Have laptop, will travel

The smallest information carrying unit in Live is the clip. A clip represents audio or MIDI data on the screen, and it references data that's stored on the computer's hard disc. A clip resides in a track, which resembles a channel on a mixing desk and is capable of hosting a whole number of clips. Still, within a track, only one clip can play at a time. So, to complete the basics, there's the scenes, which combine clips from different tracks that play simultaneously.

Another vital ingredient in Live is the possibility to switch between two views of the proceedings. First, there's the session view. Its visual appearance and handling resemble a mixing unit cum sampler, as it shows the tracks plus their clips and offers a whole lot of mixing and clip editing functions. Then there is the arranging view. As the name implies, this is used to work out an arrangement of the musical bits and pieces. It is basically a traditional sequencer view, with the recorded material moving against a virtual timeline. Activating the global record button on top of the main window records every action and movement in the session to the arrangement, where it can then be edited in many ways.

At the very core, the detail window is there to fine-tune the audio and MIDI-material. Live allows for extensive manipulation and time alteration of audio and MIDI data with almost no hearable artefacts, which means a great advantage for those who want to match material from different sources. Ableton have always been proud of their advanced time-stretching engine Warp, which makes individual audio clips, but also complete arrangements, play at almost any desired tempo. Warp synchronizes every clip regardless of the original tempo while the data is read from the hard disc.

This works quite well, especially with sounds that have been recorded in Live. The Warp-engine comes with four presets that help it choose the right method to treat a clip, be it a rhythmic structure or a "flat" sound. In some cases though, the Warp-function needs a little further help and must be fine-tuned by means of markers that tell Live where to process the clip's data. This feature can also be misused to alter the clip in many creative ways.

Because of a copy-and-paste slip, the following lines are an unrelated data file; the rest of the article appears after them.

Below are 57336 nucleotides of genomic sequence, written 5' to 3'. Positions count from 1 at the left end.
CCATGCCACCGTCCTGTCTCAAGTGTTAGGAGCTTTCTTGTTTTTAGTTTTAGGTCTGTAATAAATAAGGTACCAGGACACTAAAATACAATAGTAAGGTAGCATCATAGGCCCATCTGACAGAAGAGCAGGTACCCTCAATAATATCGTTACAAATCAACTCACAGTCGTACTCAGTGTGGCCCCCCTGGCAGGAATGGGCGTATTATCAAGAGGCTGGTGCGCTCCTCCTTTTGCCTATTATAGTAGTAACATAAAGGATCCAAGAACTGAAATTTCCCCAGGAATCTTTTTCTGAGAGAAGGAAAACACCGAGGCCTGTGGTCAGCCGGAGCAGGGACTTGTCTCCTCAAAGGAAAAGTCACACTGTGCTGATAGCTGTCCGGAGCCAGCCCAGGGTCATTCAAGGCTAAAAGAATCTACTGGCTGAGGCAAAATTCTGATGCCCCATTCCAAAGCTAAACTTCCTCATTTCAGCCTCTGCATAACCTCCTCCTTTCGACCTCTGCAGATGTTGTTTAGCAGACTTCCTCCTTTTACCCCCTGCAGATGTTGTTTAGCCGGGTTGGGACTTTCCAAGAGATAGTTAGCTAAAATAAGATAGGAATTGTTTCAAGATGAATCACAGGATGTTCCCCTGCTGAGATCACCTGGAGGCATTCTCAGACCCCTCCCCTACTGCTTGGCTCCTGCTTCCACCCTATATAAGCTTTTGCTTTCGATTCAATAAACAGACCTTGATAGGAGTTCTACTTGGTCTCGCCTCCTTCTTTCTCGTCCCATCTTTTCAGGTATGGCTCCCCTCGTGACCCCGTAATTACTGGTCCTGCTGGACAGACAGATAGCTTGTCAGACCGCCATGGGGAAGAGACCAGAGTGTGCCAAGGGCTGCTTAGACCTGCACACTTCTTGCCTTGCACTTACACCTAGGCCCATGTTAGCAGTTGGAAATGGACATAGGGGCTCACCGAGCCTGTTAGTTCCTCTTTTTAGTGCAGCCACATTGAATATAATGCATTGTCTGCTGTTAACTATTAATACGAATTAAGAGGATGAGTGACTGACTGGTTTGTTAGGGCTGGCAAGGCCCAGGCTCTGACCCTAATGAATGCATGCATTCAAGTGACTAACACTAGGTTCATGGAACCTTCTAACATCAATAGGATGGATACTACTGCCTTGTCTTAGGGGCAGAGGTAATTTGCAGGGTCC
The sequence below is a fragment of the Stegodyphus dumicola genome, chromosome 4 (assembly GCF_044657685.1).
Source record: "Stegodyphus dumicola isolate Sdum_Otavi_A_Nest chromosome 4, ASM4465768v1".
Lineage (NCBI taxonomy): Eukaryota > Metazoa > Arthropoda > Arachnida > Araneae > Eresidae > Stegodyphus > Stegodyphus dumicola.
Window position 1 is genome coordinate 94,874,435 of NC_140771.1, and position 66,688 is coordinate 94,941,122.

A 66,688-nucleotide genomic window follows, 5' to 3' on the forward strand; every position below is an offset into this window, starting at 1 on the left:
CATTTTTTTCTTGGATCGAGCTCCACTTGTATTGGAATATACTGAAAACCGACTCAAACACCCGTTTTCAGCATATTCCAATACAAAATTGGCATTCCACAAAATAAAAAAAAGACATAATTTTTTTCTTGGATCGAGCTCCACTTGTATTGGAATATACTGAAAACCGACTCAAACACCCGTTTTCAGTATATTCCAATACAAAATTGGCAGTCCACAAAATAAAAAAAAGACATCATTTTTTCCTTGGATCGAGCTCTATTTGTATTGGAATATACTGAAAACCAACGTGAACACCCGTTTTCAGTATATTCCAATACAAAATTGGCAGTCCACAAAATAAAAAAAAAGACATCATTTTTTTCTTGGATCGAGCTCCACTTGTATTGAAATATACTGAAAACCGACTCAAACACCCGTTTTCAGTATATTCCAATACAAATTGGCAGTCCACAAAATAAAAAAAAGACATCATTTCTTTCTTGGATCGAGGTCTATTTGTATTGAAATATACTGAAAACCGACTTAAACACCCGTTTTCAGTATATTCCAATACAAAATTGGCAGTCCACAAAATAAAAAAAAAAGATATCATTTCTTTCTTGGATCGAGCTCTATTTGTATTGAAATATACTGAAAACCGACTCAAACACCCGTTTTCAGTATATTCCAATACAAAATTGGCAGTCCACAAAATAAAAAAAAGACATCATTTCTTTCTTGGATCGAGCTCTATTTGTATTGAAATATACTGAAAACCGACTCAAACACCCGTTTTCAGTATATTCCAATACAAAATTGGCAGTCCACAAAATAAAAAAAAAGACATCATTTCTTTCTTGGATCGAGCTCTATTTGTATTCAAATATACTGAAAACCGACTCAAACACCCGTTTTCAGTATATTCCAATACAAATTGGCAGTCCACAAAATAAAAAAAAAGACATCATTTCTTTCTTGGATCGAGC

Where does the audio and MIDI material come from? Well, it can be recorded directly into Live (there's a whole lot of routing and recording options available), but it can also be imported via the file browser. The file browser has its own window, which it shares with the device- and plugin-browsers, and lists all available samples and MIDI data. The device browser is the tool of choice to administer effects and (from revision 4 onward) Live's own virtual instruments, while the plug-in browser shows the available third-party devices.

The introduction of MIDI-recording and editing in Live 4 means that virtual instruments can be directly used within the software. A couple of MIDI effects are included, as are three virtual instruments Ableton have developed on their own. There's two virtual samplers called Impulse and Simpler, both are part of Live and can be used free of charge.

Then there's Ableton's first virtual synthesizer: Operator. It has an intuitive control interface and is capable of producing some very fascinating sounds. Operator mainly uses frequency modulation, a synthesis discovered by John Chowning at Stanford University in the 1960ies and introduced to the mainstream market in the early 1980ies by Yamaha's GS- and DX-series of synthesizers.

Ableton's "smooth" Operator has to be purchased separately.

Sadly, Operator is only included as a demo version and must be purchased separately. Like Live itself, it is copy protected by a challenge-response method which makes it impossible to run the software on more than one computer at a time with only one licence.

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The device browser in Live

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= Have laptop, will travel
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